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Potential for Additional Oil Recovery in Texas


Potential for Additional Oil Recovery in Texas, by W. L. Fisher and W. E. Galloway. 20 p., 6 figs., 1 table, 1983. ISSN: 0082-3309. Print Version.

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GC8302. Potential for Additional Oil Recovery in Texas, by W. L. Fisher and W. E. Galloway. 20 p., 6 figs., 1 table, 1983. ISSN: 0082:3309. Print.

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From the Introduction
Texas has long been a major oil province, accounting for nearly 40 percent of the historic production of crude oil in the United States. Texas now holds less than 30 percent of the Nation's proven reserves and less than 15 percent of its estimated as-yet-undiscovered oil. Discovery and conventional production of oil in Texas have peaked, but more than 100 billion barrels of oil now classed largely as unrecoverable still exist in Texas. This oil, even with the geologic, technical, and economic constraints on its recovery, constitutes a major target for future production.

To date [early 1983], some 156 billion barrels of oil have been discovered in Texas. About 46 billion barrels have been produced, and 8 billion barrels exist as proven reserves; thus, current estimated ultimate recovery is 54 billion barrels, or a little less than 35 percent recovery of the in-place discovered oil. Estimates of how much oil is left for future discovery vary, although nearly 20 billion barrels in place is a reasonable mean of the estimates. Consequently, Texas oil is thought to total about 176 billion barrels, of which an estimated ultimate conventional recovery is on the order of 60 billion barrels. Approximately 116 billion barrels of the 176 billion barrel total is now classed, at least by most conventional means, as unrecoverable. A portion of this large volume is a target for different or combined forms of unconventional recovery.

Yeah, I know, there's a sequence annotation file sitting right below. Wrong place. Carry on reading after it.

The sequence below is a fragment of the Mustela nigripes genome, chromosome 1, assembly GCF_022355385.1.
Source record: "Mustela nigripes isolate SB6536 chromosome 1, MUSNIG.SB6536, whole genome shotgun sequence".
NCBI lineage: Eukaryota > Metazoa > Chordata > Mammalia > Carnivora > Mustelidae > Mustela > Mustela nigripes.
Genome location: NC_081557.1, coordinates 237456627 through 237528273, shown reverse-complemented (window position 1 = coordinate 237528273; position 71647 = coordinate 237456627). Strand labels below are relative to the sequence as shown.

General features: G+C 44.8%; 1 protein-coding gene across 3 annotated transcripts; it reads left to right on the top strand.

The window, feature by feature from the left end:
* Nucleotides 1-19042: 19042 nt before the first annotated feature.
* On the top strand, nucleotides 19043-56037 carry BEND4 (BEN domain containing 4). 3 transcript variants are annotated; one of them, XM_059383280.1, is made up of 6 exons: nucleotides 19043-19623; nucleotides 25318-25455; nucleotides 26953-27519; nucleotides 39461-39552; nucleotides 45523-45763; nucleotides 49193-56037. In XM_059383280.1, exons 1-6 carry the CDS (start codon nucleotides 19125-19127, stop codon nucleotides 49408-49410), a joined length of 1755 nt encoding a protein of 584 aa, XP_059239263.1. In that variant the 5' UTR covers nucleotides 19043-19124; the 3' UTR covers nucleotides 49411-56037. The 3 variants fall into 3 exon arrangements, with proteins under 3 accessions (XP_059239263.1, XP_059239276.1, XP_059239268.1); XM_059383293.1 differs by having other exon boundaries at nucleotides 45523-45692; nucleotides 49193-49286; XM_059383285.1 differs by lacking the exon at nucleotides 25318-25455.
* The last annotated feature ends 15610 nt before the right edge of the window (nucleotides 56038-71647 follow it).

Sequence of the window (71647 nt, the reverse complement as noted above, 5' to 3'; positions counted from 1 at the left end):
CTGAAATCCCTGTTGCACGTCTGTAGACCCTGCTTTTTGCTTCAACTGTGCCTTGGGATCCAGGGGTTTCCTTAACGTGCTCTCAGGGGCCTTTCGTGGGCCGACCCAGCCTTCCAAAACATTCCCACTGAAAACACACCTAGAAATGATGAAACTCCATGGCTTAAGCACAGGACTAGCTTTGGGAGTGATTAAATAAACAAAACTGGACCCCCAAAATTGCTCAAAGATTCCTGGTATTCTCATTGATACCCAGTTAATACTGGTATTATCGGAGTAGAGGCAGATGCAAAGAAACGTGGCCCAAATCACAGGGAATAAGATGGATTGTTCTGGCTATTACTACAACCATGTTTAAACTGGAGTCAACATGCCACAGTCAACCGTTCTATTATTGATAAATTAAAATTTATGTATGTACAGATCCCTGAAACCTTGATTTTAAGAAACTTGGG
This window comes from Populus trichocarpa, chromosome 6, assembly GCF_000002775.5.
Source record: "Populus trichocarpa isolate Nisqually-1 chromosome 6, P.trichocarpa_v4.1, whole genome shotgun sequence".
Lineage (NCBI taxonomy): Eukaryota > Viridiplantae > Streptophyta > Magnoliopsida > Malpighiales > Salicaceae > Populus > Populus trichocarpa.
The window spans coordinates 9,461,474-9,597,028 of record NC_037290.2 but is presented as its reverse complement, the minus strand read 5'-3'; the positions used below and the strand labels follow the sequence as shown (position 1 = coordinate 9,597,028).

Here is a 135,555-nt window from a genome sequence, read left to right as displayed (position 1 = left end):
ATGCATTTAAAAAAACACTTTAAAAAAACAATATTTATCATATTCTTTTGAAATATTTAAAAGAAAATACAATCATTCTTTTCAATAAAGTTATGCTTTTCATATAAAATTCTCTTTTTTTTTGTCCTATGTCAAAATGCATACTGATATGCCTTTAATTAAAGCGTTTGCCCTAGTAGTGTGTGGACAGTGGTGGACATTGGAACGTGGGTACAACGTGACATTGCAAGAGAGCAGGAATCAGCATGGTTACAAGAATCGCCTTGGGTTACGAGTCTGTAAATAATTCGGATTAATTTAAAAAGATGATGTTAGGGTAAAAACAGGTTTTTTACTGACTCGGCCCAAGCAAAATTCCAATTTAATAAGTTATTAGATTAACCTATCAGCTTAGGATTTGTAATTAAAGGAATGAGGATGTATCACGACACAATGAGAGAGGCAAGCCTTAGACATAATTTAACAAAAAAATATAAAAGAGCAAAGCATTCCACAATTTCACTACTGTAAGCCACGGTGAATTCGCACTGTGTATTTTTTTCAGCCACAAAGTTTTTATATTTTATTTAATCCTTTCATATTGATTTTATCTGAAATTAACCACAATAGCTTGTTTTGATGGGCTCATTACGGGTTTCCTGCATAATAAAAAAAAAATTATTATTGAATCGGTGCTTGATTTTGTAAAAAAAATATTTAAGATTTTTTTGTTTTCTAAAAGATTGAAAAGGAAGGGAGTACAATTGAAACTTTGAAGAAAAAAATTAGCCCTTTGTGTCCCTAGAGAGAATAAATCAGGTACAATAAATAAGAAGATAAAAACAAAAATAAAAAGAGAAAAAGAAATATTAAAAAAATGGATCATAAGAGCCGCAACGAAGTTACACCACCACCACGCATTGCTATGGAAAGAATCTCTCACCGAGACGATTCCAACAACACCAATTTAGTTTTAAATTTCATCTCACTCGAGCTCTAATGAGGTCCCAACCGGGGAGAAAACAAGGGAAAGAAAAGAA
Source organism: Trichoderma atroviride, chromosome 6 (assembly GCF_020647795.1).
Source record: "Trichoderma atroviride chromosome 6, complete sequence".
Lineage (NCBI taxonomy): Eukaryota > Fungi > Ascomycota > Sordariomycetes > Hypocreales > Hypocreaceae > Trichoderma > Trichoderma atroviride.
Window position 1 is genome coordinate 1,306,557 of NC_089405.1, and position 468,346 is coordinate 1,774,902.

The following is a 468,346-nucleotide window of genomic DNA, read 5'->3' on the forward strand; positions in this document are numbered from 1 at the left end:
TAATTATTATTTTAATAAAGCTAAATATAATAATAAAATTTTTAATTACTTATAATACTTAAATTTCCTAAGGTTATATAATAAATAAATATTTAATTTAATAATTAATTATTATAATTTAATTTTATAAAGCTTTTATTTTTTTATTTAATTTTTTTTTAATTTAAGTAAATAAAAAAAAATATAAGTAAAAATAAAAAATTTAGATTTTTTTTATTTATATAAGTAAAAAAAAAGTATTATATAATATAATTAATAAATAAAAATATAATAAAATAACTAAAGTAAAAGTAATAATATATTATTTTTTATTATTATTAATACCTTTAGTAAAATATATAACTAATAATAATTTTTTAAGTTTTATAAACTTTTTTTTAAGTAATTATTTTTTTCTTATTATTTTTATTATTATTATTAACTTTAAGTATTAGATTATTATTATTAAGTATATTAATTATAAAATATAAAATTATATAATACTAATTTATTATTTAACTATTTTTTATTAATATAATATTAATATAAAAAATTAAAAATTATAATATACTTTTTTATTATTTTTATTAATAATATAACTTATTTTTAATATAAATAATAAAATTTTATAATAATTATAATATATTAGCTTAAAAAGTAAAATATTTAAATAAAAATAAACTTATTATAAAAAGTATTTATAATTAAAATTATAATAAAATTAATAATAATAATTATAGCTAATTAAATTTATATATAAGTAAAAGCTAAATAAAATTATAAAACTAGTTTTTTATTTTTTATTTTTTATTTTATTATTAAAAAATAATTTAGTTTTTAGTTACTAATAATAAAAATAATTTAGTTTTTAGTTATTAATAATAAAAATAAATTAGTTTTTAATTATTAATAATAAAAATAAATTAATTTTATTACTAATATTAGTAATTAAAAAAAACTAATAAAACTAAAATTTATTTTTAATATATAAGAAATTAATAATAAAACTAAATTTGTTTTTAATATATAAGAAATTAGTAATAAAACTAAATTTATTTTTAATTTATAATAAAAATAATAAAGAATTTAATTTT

No one knows how much of the now unrecoverable oil in Texas will ultimately be recovered. Recent estimates range from as little as 5 percent to as much as 40 percent. Undoubtedly, however, the long-term future of Texas oil production, including moderation of the decline of conventional production, hinges on our ability to recover oil now classed as unrecoverable. Future progress will depend increasingly on our technical expertise in enhancing recovery of already known oil and less on new field wildcatting. Such is the direction in which we are already headed.

Keywords: oil and gas, petroleum recovery, reservoir characterization, resource assessment, Texas

Fisher, W. L., and Galloway, W. E., 1983, Potential for Additional Oil Recovery in Texas: The University of Texas at Austin, Bureau of Economic Geology, Geological Circular 83-2, 20 p.

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